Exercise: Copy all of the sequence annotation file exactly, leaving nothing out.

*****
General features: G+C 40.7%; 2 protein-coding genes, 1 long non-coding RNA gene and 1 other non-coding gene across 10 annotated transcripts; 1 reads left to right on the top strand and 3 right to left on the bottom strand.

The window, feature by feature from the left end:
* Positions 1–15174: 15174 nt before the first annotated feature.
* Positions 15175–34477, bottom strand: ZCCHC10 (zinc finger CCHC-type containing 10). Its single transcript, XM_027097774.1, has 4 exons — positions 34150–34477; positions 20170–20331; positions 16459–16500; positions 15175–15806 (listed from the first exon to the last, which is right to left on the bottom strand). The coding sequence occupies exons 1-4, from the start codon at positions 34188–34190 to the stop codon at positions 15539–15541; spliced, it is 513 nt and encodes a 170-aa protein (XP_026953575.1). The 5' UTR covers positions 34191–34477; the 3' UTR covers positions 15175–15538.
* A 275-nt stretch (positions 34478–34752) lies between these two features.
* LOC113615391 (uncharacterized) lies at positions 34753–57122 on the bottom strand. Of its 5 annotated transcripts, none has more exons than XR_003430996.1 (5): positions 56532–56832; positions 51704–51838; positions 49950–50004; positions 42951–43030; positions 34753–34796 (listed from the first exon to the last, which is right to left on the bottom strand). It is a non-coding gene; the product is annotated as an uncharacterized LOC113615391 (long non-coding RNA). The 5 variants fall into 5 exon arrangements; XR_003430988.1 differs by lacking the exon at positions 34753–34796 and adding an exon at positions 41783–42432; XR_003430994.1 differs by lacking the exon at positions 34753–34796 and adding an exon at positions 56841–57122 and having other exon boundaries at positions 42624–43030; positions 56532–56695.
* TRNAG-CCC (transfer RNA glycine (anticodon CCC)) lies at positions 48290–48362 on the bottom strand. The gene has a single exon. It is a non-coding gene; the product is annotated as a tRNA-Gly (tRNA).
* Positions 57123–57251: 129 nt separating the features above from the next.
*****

General features: G+C 40.7%; 2 protein-coding genes, 1 long non-coding RNA gene and 1 other non-coding gene across 10 annotated transcripts; 1 reads left to right on the top strand and 3 right to left on the bottom strand.

The window, feature by feature from the left end:
* Positions 1–15174: 15174 nt before the first annotated feature.
* Positions 15175–34477, bottom strand: ZCCHC10 (zinc finger CCHC-type containing 10). Its single transcript, XM_027097774.1, has 4 exons — positions 34150–34477; positions 20170–20331; positions 16459–16500; positions 15175–15806 (listed from the first exon to the last, which is right to left on the bottom strand). The coding sequence occupies exons 1-4, from the start codon at positions 34188–34190 to the stop codon at positions 15539–15541; spliced, it is 513 nt and encodes a 170-aa protein (XP_026953575.1). The 5' UTR covers positions 34191–34477; the 3' UTR covers positions 15175–15538.
* A 275-nt stretch (positions 34478–34752) lies between these two features.
* LOC113615391 (uncharacterized) lies at positions 34753–57122 on the bottom strand. Of its 5 annotated transcripts, none has more exons than XR_003430996.1 (5): positions 56532–56832; positions 51704–51838; positions 49950–50004; positions 42951–43030; positions 34753–34796 (listed from the first exon to the last, which is right to left on the bottom strand). It is a non-coding gene; the product is annotated as an uncharacterized LOC113615391 (long non-coding RNA). The 5 variants fall into 5 exon arrangements; XR_003430988.1 differs by lacking the exon at positions 34753–34796 and adding an exon at positions 41783–42432; XR_003430994.1 differs by lacking the exon at positions 34753–34796 and adding an exon at positions 56841–57122 and having other exon boundaries at positions 42624–43030; positions 56532–56695.
* TRNAG-CCC (transfer RNA glycine (anticodon CCC)) lies at positions 48290–48362 on the bottom strand. The gene has a single exon. It is a non-coding gene; the product is annotated as a tRNA-Gly (tRNA).
* Positions 57123–57251: 129 nt separating the features above from the next.